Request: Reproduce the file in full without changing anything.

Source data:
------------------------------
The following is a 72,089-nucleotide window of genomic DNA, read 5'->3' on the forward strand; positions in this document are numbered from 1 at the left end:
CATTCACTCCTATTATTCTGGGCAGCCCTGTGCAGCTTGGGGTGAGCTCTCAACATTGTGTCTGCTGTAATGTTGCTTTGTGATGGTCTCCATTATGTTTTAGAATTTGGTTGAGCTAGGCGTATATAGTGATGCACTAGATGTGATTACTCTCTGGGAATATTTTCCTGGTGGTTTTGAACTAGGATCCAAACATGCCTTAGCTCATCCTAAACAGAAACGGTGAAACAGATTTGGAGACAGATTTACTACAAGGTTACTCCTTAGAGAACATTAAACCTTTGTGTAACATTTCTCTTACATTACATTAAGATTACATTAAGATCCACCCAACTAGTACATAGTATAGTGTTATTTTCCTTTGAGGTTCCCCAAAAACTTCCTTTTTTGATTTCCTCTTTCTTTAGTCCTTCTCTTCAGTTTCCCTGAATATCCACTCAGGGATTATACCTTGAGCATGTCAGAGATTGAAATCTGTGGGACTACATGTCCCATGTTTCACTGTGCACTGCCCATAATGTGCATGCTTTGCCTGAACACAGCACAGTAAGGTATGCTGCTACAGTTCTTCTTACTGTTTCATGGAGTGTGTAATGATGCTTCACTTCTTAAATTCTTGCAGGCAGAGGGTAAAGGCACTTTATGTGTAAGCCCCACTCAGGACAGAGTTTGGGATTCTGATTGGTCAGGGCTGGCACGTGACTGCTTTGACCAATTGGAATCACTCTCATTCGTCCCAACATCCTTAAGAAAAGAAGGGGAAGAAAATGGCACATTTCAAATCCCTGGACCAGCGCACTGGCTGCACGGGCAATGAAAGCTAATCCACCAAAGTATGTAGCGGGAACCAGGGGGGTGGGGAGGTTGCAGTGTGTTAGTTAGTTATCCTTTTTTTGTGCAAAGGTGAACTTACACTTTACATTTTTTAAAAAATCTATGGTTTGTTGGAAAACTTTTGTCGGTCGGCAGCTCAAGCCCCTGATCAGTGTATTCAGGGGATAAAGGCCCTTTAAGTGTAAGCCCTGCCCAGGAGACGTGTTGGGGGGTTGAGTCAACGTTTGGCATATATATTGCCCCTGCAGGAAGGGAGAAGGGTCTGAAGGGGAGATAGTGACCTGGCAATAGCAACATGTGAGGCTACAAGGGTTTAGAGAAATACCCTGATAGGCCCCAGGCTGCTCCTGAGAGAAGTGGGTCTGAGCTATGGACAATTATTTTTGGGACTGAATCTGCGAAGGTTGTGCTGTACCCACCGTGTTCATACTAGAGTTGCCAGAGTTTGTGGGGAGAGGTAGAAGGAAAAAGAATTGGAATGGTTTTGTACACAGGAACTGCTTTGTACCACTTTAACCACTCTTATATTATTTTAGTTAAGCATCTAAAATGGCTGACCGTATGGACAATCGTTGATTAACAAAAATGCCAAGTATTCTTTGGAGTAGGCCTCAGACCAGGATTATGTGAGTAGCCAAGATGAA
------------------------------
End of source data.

The following is a 72,089-nucleotide window of genomic DNA, read 5'->3' on the forward strand; positions in this document are numbered from 1 at the left end:
CATTCACTCCTATTATTCTGGGCAGCCCTGTGCAGCTTGGGGTGAGCTCTCAACATTGTGTCTGCTGTAATGTTGCTTTGTGATGGTCTCCATTATGTTTTAGAATTTGGTTGAGCTAGGCGTATATAGTGATGCACTAGATGTGATTACTCTCTGGGAATATTTTCCTGGTGGTTTTGAACTAGGATCCAAACATGCCTTAGCTCATCCTAAACAGAAACGGTGAAACAGATTTGGAGACAGATTTACTACAAGGTTACTCCTTAGAGAACATTAAACCTTTGTGTAACATTTCTCTTACATTACATTAAGATTACATTAAGATCCACCCAACTAGTACATAGTATAGTGTTATTTTCCTTTGAGGTTCCCCAAAAACTTCCTTTTTTGATTTCCTCTTTCTTTAGTCCTTCTCTTCAGTTTCCCTGAATATCCACTCAGGGATTATACCTTGAGCATGTCAGAGATTGAAATCTGTGGGACTACATGTCCCATGTTTCACTGTGCACTGCCCATAATGTGCATGCTTTGCCTGAACACAGCACAGTAAGGTATGCTGCTACAGTTCTTCTTACTGTTTCATGGAGTGTGTAATGATGCTTCACTTCTTAAATTCTTGCAGGCAGAGGGTAAAGGCACTTTATGTGTAAGCCCCACTCAGGACAGAGTTTGGGATTCTGATTGGTCAGGGCTGGCACGTGACTGCTTTGACCAATTGGAATCACTCTCATTCGTCCCAACATCCTTAAGAAAAGAAGGGGAAGAAAATGGCACATTTCAAATCCCTGGACCAGCGCACTGGCTGCACGGGCAATGAAAGCTAATCCACCAAAGTATGTAGCGGGAACCAGGGGGGTGGGGAGGTTGCAGTGTGTTAGTTAGTTATCCTTTTTTTGTGCAAAGGTGAACTTACACTTTACATTTTTTAAAAAATCTATGGTTTGTTGGAAAACTTTTGTCGGTCGGCAGCTCAAGCCCCTGATCAGTGTATTCAGGGGATAAAGGCCCTTTAAGTGTAAGCCCTGCCCAGGAGACGTGTTGGGGGGTTGAGTCAACGTTTGGCATATATATTGCCCCTGCAGGAAGGGAGAAGGGTCTGAAGGGGAGATAGTGACCTGGCAATAGCAACATGTGAGGCTACAAGGGTTTAGAGAAATACCCTGATAGGCCCCAGGCTGCTCCTGAGAGAAGTGGGTCTGAGCTATGGACAATTATTTTTGGGACTGAATCTGCGAAGGTTGTGCTGTACCCACCGTGTTCATACTAGAGTTGCCAGAGTTTGTGGGGAGAGGTAGAAGGAAAAAGAATTGGAATGGTTTTGTACACAGGAACTGCTTTGTACCACTTTAACCACTCTTATATTATTTTAGTTAAGCATCTAAAATGGCTGACCGTATGGACAATCGTTGATTAACAAAAATGCCAAGTATTCTTTGGAGTAGGCCTCAGACCAGGATTATGTGAGTAGCCAAGATGAA